FinTech Daily: Bitcoin is Now Worth More Than Gold; Toronto Fintech Firm Raises $17-million For Glob
One Bitcoin is Now Worth More Than One Ounce of Gold
For the first time ever, the price of one bitcoin has surpassed the price of one ounce of gold. While today’s swap can be attributed to a good day for bitcoin (up ~3%) and a bad day for gold (down ~1.3%), the big picture is that bitcoin has more than doubled in the last year (up ~185% from a year ago) while gold is essentially trading exactly at the price it was a year ago. When it was first launched, many said bitcoin would eventually replace gold as the preferred alternative asset and store of value for investors. This hasn’t happened yet for many reasons, including the fact that it’s still complicated to invest in bitcoin, as well as its volatile price history. So today’s price swap could be a sign that more mainstream investors are allocating at least some portion of their alternative investment portfolio to bitcoin. It may become much easier to invest in bitcoin very soon, as the SEC is about to announce whether they will approve the Winklevoss bitcoin ETF, which would be the first bitcoin ETF in a U.S market, and make it much easier for both Wall Street and regular investors to buy the digital currency.
After Raising $17-million, Toronto Fintech Firm Eyes Global Expansion
Sensibill Inc., a Toronto-based startup that offers digital receipt technology for banks, has raised $17.3-million to supercharge its global expansion and dig deeper into artificial intelligence. The financing is being led by fintech-focused Information Venture Partners of Toronto, which is throwing in more than $5-million, followed by Toronto-based OpenText Enterprise Apps Fund and San Francisco-based Operative Capital, among others. Sensibill, which was founded in May, 2013, offers digital receipt technology for mobile banking apps, such as Scotiabank’s eReceipts and TD Bank’s UGO Wallet. Sensibill is working on ways to get its software to further categorize consumer products. For instance, pineapple on a receipt wouldn’t just be listed as “fruit,” but “tropical fruit.” The company is also working on software that will allow consumers to split items on a restaurant bill by singling out and then summing up which items each person ordered. Corey Gross, Sensibill's co-founder and chief executive officer, says the new money will help the company expand its services in Canada and expand internationally including into the United States, the United Kingdom and Australia. The financing will also help Sensibill improve its products using artificial intelligence and so-called "Deep learning" technology, which is when algorithms can make decisions about data.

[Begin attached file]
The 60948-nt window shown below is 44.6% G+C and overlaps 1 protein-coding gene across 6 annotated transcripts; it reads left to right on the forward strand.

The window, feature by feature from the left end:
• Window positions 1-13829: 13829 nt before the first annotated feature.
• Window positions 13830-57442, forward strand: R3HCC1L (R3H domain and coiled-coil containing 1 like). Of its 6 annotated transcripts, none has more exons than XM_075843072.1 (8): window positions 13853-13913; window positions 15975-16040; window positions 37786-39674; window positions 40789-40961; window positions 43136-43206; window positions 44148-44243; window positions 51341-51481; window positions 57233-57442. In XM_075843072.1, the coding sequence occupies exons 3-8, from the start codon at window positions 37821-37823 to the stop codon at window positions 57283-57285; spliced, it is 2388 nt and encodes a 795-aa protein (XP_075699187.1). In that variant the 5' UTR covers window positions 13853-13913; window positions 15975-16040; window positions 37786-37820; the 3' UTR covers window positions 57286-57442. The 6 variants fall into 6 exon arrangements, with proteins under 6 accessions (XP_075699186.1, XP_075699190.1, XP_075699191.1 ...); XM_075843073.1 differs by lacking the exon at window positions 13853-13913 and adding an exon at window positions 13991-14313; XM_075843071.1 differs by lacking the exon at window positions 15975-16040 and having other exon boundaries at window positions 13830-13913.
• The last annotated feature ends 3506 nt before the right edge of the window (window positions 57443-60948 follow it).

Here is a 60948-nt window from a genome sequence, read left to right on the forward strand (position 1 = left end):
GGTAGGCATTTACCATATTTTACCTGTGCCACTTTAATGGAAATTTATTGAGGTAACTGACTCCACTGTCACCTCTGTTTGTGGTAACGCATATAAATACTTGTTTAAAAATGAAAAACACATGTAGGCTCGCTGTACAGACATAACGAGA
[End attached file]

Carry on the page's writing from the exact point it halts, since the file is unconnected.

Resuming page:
Japanese Banks Plan to Adopt Ripple's Blockchain Tech For Payments
A consortium of Japanese banks is planning to use distributed ledger technology — better known as blockchain — from a Google-backed fintech start-up to make domestic and international payments. This follows a successful implementation of a pilot program, where the 47-member consortium used technology from blockchain start-up Ripple for a cloud-based payments platform called RC Cloud. The platform allows member banks to do real-time money transfers in Japan as well as make cross-border payments at a significantly lower cost. The consortium was launched in October and represents over 30 percent of all banks in Japan. Members include AEON Bank, Nomura Trust and Banking, Resona Bank and Mizuho. Many small banks that process low volumes of payments have to rely on their larger peers to clear the transactions because of a high fixed annual cost for membership at the clearing houses. As a result, they have little control over the fees they are charged per transaction, making it expensive and unprofitable. This is where blockchain — which is the basis for Ripple's technology — comes in. It records and stores all of the transactions online securely on a peer-to-peer network, which eliminates the need to have an intermediary bank or a central hub to do the clearing and settlement. According to analysis done by Ripple, looking at retail remittances and corporate payments, distributed ledger technology has the potential to bring down transaction costs by 60 and 50 percent, respectively.